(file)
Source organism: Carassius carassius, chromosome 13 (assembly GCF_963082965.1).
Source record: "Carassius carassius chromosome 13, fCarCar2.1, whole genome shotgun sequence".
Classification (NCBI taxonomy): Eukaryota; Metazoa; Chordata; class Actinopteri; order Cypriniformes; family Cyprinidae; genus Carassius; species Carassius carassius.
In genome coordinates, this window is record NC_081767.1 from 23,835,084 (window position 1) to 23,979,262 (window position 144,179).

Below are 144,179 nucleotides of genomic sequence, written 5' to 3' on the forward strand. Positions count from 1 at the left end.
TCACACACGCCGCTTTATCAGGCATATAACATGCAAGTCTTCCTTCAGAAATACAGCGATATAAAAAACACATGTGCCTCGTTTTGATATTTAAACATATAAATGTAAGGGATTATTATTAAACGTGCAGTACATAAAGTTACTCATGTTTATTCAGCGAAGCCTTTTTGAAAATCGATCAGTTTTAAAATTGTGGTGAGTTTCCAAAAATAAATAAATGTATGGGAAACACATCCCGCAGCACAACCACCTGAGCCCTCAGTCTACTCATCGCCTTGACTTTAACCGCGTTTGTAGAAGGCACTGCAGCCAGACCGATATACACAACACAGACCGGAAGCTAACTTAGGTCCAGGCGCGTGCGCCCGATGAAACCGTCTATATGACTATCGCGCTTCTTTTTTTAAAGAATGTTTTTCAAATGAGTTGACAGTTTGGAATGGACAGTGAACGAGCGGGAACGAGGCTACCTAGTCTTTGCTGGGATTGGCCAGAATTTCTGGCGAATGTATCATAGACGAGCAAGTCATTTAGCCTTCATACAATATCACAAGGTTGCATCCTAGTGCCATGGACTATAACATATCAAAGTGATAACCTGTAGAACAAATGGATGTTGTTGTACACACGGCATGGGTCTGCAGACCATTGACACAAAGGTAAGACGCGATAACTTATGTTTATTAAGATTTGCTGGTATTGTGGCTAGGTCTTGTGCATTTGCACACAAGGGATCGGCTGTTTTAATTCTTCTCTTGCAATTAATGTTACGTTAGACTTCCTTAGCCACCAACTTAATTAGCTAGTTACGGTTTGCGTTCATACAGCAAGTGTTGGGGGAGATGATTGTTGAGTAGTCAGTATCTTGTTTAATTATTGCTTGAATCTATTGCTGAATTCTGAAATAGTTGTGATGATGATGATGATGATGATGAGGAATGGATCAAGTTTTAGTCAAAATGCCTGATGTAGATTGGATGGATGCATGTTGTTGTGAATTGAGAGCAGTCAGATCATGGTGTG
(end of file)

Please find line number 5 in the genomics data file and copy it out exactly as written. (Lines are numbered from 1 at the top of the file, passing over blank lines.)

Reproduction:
Below are 144,179 nucleotides of genomic sequence, written 5' to 3' on the forward strand. Positions count from 1 at the left end.